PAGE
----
Parus is a genus of Old World birds in the tit family. It was formerly a large genus containing most of the 50 odd species in the family Paridae. The genus was split into several resurrected genera following the publication of a detailed molecular phylogenetic analysis in 2013.[1][2] The genus name, Parus, is the Latin for "tit".[3]

Parus major male.jpg
Great tit Parus major
Scientific classification e
Kingdom: Animalia
Phylum: Chordata
Class: Aves
Order: Passeriformes
Family: Paridae
Genus: Parus
Linnaeus, 1758

See text

Distribution of the species in the genus Parus

The genus now contains the following species:[2]

Image Scientific name Common Name Distribution
Great tit (Parus major), Parc du Rouge-Cloitre, Forêt de Soignes, Brussels (26194636951).jpg Parus major Great tit Europe
Parus minor (side).JPG Parus minor Japanese tit Japan and the Russian Far East beyond the Amur River, including the Kuril Islands
Cinereous Tit DSC9994.jpg Parus cinereus Cinereous tit West Asia across South Asia and into Southeast Asia.
Parus monticolus.jpg Parus monticolus Green-backed tit Bangladesh, Bhutan, China, India, Laos, Burma, Nepal, Pakistan, Taiwan and Vietnam.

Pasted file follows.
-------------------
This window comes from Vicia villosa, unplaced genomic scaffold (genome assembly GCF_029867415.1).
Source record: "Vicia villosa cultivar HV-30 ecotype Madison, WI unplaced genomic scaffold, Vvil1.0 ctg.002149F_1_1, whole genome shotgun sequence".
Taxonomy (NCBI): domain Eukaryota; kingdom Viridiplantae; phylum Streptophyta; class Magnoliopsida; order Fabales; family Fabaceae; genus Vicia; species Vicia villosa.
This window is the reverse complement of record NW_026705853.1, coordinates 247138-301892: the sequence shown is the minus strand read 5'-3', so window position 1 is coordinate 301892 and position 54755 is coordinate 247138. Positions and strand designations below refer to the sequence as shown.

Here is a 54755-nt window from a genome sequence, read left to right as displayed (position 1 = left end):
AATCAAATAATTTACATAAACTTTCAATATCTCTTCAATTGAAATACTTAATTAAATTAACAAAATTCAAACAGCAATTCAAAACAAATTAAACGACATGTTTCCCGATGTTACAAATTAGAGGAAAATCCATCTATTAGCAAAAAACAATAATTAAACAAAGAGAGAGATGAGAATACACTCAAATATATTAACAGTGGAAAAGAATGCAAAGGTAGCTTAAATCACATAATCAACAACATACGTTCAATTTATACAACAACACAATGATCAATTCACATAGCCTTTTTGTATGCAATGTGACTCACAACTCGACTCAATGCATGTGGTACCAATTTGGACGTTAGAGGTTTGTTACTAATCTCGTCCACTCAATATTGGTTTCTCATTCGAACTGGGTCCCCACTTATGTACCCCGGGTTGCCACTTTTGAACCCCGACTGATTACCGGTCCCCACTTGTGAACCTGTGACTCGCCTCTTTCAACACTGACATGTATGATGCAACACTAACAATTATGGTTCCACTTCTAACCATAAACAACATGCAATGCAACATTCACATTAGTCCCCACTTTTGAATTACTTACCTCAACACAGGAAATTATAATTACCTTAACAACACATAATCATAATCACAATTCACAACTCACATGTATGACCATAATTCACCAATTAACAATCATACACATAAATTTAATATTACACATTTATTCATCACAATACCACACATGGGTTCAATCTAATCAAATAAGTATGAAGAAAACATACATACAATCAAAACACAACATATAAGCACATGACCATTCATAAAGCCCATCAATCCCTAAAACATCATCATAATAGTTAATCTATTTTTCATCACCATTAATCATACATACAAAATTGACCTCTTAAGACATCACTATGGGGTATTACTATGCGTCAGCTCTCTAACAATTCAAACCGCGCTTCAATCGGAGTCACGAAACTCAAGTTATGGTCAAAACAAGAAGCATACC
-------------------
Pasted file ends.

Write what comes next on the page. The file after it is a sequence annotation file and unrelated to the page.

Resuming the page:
Fossil recordEdit

  • Parus robustus (Pliocene of Csarnota, Hungary) [4]
  • Parus parvulus (Pliocene of Csarnota, Hungary) [4]
  • Parus medius (Pliocene of Beremend, Hungary) [4]


  1. ^ Johansson, U.S.; Ekman, J.; Bowie, R.C.K.; Halvarsson, P.; Ohlson, J.I.; Price, T.D.; Ericson, P.G.P. (2013). "A complete multilocus species phylogeny of the tits and chickadees (Aves: Paridae)". Molecular Phylogenetics and Evolution. 69 (3): 852–860. doi:10.1016/j.ympev.2013.06.019. PMID 23831453.
  2. ^ a b Gill, Frank; Donsker, David (eds.). "Waxwings and their allies, tits & penduline tits". World Bird List Version 6.1. International Ornithologists' Union. Retrieved 15 February 2016.
  3. ^ Jobling, James A (2010). The Helm Dictionary of Scientific Bird Names. London: Christopher Helm. p. 293. ISBN 978-1-4081-2501-4.
  4. ^ a b c Kessler, E. 2013. Neogene songbirds (Aves, Passeriformes) from Hungary. – Hantkeniana, Budapest, 2013, 8: 37-149.

Further readingEdit

  • Gill, Frank B.; Slikas, Beth & Sheldon, Frederick H. (2005): Phylogeny of titmice (Paridae): II. Species relationships based on sequences of the mitochondrial cytochrome-b gene. Auk 122: 121–143. DOI: 10.1642/0004-8038(2005)122[0121:POTPIS]2.0.CO;2 HTML abstract